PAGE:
Hypodermic Needle Theory

The earliest definition of Hypodermic Needle Theory (HNT) comes from journalist Walter Lippmann’s book Public Opinion, saying that the growth of mass media culture has powerful effects on the minds and behavior of people (Lippmann, 1922). Although there was no actual evidence to back up his argument, his claim is the earliest version of HNT and that mass media can directly influence behavior in the same way a needle can directly affect a body (Danesi, 2013). It can also be called the magic bullet theory or the direct-effects model and is the concept that powerful media affect weak audiences (Campbell, 2017).

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Harold Lasswell

The American scholar Harold Lasswell supported the idea of HNT in his Propaganda Techniques in World War I (1927) saying that mass-mediated propaganda affected the politics, family relations, general outlooks, and behavior of people. He summarizes why and how effective mass propaganda was in World War I, particularly in Germany’s case. Since mass media/propaganda was so effective during the war, it supported HNT and that people respond directly to mass media messages.

The main opposing argument to HNT comes from Paul Lazarsfelds’s The People’s Choice: How the Voter Makes Up His in a Presidential Campaign (1944) where he describes limited effects theory. Limited effects theory says that mass media do have effects on a person, but not directly like HNT proposes. First, the theory says media rarely have direct influence on a person because most people are sheltered from manipulation by family, friends, coworkers, or social groups. Second, there is a two-step flow of communication. Opinion leaders, critical media users that are not easily manipulated, spread information from the mass media to others, and they act as effective media influence barriers. Third, by adulthood most people have formed strong communities, such as political parties or religious affiliations that may reject the media messages. Which would cause a person to also reject the messages. Lastly, when media effects do occur, they are mostly small and isolated. It is easier for smaller groups of people, or weaker communities to be influenced, but not the masses (Danesi, 2017). This is the main counterargument to HNT and scholars conduct studies or observe life events to try to either agree or disagree with the two opposing theories.

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Illustration to HG Wells’s War of the Worlds

HNT was in speculation until in 1938 the radio broadcast of Orson Welles’s radio adaptation of H.G. Wells’s novel War of the Worlds aired. The novel was about an alien invasion of Earth and there were several disclaimers throughout the broadcast stating that the story was fiction. However, many listeners thought the invasion was actually happening and there was mass panic where people even left their homes and called authorities. This led to the first psychological study of media effects (MEs), called the Cantril Study. In The Invasion from Mars: A Study in the Psychology of Panic (1940), Hadley Cantril, a Princeton University professor, and a team of researchers interviewed 135 subjects after the broadcast. The study gave empirical support to HNT when they concluded that the panic from the broadcast was real, even though many of the subjects were embarrassed to admit they thought the event was real (Danesi, 2017).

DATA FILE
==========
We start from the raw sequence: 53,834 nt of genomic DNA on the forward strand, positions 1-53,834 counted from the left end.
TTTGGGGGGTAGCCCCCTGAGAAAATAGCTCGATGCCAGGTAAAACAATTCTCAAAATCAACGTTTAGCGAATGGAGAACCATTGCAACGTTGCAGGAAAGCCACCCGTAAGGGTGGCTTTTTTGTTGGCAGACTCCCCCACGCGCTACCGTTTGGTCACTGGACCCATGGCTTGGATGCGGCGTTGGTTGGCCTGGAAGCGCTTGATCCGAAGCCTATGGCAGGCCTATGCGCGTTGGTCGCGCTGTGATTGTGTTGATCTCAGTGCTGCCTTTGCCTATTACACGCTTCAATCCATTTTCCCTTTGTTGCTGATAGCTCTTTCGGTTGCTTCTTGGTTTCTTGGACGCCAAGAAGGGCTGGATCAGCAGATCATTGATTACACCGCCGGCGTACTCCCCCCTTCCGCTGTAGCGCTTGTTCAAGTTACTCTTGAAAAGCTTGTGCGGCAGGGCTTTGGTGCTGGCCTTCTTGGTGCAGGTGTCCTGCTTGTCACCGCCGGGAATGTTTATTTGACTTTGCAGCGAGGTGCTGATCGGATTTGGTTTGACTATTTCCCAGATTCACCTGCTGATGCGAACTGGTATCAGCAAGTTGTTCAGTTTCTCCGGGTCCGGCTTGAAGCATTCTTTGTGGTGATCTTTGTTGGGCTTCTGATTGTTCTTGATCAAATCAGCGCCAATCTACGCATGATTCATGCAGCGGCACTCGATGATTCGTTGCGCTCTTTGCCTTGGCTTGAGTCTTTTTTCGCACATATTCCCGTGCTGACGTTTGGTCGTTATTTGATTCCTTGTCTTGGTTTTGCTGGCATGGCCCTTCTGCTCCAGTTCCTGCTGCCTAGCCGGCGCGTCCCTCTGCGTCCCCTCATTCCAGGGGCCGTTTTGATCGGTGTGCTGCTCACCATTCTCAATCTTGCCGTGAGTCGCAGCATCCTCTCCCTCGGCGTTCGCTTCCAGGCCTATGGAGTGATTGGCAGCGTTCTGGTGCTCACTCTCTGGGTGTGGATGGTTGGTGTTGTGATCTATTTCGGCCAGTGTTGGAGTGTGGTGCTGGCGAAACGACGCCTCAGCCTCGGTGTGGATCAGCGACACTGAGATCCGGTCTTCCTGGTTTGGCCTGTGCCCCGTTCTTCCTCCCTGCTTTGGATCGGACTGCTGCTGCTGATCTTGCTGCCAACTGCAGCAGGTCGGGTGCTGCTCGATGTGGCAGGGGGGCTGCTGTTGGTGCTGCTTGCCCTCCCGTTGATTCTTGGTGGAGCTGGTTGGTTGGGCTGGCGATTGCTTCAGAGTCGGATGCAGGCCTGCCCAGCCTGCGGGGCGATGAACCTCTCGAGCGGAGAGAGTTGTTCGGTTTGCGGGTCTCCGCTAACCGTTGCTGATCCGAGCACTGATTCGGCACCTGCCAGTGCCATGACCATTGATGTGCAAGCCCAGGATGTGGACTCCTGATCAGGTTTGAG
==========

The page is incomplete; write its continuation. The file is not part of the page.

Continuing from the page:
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Mass media effects are more powerful on children

The Cantril Study was criticized by many psychologists and sociologists as being flawed because it did not show a statistical correlation between the broadcast and the degree of reported panic. Also, panic may have been caused by media reports that purposely exaggerated the story. No deaths or serious injuries were reported after the broadcast and the streets were never crowded with panicking people. The panic recorded by the mass media was fictional. Although, the study still did prove that media produced effects on people, just not direct effects like HNT proposes (Danesi, 2017). HNT is disapproved by many social scientists, but many people still attribute direct effects to mass media, especially with children (Campbell, 2017). This led to more studies to determine the extent to which mass media impacts people’s minds and behavior (Danesi, 2017).

References

Baran, S., & Davis, D. (1995). Mass Communication Theory Foundations, Ferment, and Future. Belmont, California: Wadsworth.

Campbell, R., Martin, C.R., & Fabos, B (2017). Media & Culture: Mass Communication in a Digital Age 11th Edition. Boston and New York: Bedford/ST. Martin’s.

Cantril, H., Koch, H., Gaudet, H., Herzog, H., & Wells, H. G. (1940). The Invasion from Mars: A Study in the Psychology of Panic. Princeton: Princeton University Press.

Danesi, M. (Ed.). (2013). Encyclopedia of Media and Communication. Toronto, Buffalo, London: University of Toronto Press.

Lasswell, H. (1927). Propaganda Techniques in World War I. Cambridge: MIT Press.

Lazarsfeld, P., Berelson, B., & Gaudet, H. (1944). The People’s Choice: How the Voter Makes Up His in a Presidential Campaign. New York: Duell, Sloan, & Pearce.

Lippmann, W. (1922). Public opinion. Macmillan,: New York.

Image Attribution: The first image is in the public domain licensed under CC BY-SA 4.0. The second image used is illustrated by Frank R. Paul in the U.S. public domain. The third image used is in the public domain

Written by Jenna Follin, 2018

 

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